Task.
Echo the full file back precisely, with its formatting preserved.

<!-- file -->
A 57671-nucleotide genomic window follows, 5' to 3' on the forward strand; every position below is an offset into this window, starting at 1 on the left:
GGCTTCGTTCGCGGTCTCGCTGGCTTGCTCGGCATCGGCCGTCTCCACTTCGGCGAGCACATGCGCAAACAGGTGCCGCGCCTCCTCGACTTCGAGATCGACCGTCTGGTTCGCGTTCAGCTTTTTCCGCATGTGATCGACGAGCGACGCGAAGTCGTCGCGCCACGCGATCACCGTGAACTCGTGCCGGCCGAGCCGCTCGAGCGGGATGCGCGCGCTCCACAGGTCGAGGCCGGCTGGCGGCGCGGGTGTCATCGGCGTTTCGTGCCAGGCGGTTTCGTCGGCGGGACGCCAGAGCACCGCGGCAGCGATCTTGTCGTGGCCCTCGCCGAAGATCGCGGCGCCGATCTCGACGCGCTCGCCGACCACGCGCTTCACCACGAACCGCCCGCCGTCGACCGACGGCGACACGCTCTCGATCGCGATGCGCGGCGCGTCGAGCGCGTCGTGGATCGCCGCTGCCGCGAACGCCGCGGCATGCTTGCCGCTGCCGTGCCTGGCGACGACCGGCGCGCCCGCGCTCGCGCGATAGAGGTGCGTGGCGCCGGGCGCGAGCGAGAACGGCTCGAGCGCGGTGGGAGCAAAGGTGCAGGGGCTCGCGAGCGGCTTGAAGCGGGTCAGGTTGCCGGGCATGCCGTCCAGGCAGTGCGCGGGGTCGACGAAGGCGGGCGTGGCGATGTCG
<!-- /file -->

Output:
A 57671-nucleotide genomic window follows, 5' to 3' on the forward strand; every position below is an offset into this window, starting at 1 on the left:
GGCTTCGTTCGCGGTCTCGCTGGCTTGCTCGGCATCGGCCGTCTCCACTTCGGCGAGCACATGCGCAAACAGGTGCCGCGCCTCCTCGACTTCGAGATCGACCGTCTGGTTCGCGTTCAGCTTTTTCCGCATGTGATCGACGAGCGACGCGAAGTCGTCGCGCCACGCGATCACCGTGAACTCGTGCCGGCCGAGCCGCTCGAGCGGGATGCGCGCGCTCCACAGGTCGAGGCCGGCTGGCGGCGCGGGTGTCATCGGCGTTTCGTGCCAGGCGGTTTCGTCGGCGGGACGCCAGAGCACCGCGGCAGCGATCTTGTCGTGGCCCTCGCCGAAGATCGCGGCGCCGATCTCGACGCGCTCGCCGACCACGCGCTTCACCACGAACCGCCCGCCGTCGACCGACGGCGACACGCTCTCGATCGCGATGCGCGGCGCGTCGAGCGCGTCGTGGATCGCCGCTGCCGCGAACGCCGCGGCATGCTTGCCGCTGCCGTGCCTGGCGACGACCGGCGCGCCCGCGCTCGCGCGATAGAGGTGCGTGGCGCCGGGCGCGAGCGAGAACGGCTCGAGCGCGGTGGGAGCAAAGGTGCAGGGGCTCGCGAGCGGCTTGAAGCGGGTCAGGTTGCCGGGCATGCCGTCCAGGCAGTGCGCGGGGTCGACGAAGGCGGGCGTGGCGATGTCG